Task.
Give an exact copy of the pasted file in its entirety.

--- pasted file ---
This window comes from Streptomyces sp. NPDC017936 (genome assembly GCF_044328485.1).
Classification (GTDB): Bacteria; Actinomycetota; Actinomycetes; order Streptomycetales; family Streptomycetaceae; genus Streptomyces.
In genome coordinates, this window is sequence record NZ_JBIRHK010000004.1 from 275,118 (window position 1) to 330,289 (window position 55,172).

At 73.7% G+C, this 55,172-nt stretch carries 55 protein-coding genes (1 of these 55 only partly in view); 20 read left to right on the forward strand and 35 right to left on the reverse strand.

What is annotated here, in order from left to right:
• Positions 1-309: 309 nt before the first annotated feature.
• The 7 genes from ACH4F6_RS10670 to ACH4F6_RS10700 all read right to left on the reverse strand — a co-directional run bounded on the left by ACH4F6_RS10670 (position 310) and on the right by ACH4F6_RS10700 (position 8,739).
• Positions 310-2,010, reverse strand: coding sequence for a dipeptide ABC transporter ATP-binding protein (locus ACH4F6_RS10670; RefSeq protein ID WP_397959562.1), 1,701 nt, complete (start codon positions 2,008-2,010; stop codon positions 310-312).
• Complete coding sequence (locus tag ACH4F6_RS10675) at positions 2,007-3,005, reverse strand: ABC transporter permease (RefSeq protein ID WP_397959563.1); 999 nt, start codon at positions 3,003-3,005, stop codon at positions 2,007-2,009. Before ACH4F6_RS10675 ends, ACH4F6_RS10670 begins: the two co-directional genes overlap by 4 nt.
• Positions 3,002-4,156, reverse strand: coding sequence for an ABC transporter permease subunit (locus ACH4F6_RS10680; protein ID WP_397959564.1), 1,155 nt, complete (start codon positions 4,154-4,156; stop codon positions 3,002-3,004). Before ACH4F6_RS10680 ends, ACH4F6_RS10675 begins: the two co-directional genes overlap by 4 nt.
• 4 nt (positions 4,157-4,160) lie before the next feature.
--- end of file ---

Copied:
This window comes from Streptomyces sp. NPDC017936 (genome assembly GCF_044328485.1).
Classification (GTDB): Bacteria; Actinomycetota; Actinomycetes; order Streptomycetales; family Streptomycetaceae; genus Streptomyces.
In genome coordinates, this window is sequence record NZ_JBIRHK010000004.1 from 275,118 (window position 1) to 330,289 (window position 55,172).

At 73.7% G+C, this 55,172-nt stretch carries 55 protein-coding genes (1 of these 55 only partly in view); 20 read left to right on the forward strand and 35 right to left on the reverse strand.

What is annotated here, in order from left to right:
• Positions 1-309: 309 nt before the first annotated feature.
• The 7 genes from ACH4F6_RS10670 to ACH4F6_RS10700 all read right to left on the reverse strand — a co-directional run bounded on the left by ACH4F6_RS10670 (position 310) and on the right by ACH4F6_RS10700 (position 8,739).
• Positions 310-2,010, reverse strand: coding sequence for a dipeptide ABC transporter ATP-binding protein (locus ACH4F6_RS10670; RefSeq protein ID WP_397959562.1), 1,701 nt, complete (start codon positions 2,008-2,010; stop codon positions 310-312).
• Complete coding sequence (locus tag ACH4F6_RS10675) at positions 2,007-3,005, reverse strand: ABC transporter permease (RefSeq protein ID WP_397959563.1); 999 nt, start codon at positions 3,003-3,005, stop codon at positions 2,007-2,009. Before ACH4F6_RS10675 ends, ACH4F6_RS10670 begins: the two co-directional genes overlap by 4 nt.
• Positions 3,002-4,156, reverse strand: coding sequence for an ABC transporter permease subunit (locus ACH4F6_RS10680; protein ID WP_397959564.1), 1,155 nt, complete (start codon positions 4,154-4,156; stop codon positions 3,002-3,004). Before ACH4F6_RS10680 ends, ACH4F6_RS10675 begins: the two co-directional genes overlap by 4 nt.
• 4 nt (positions 4,157-4,160) lie before the next feature.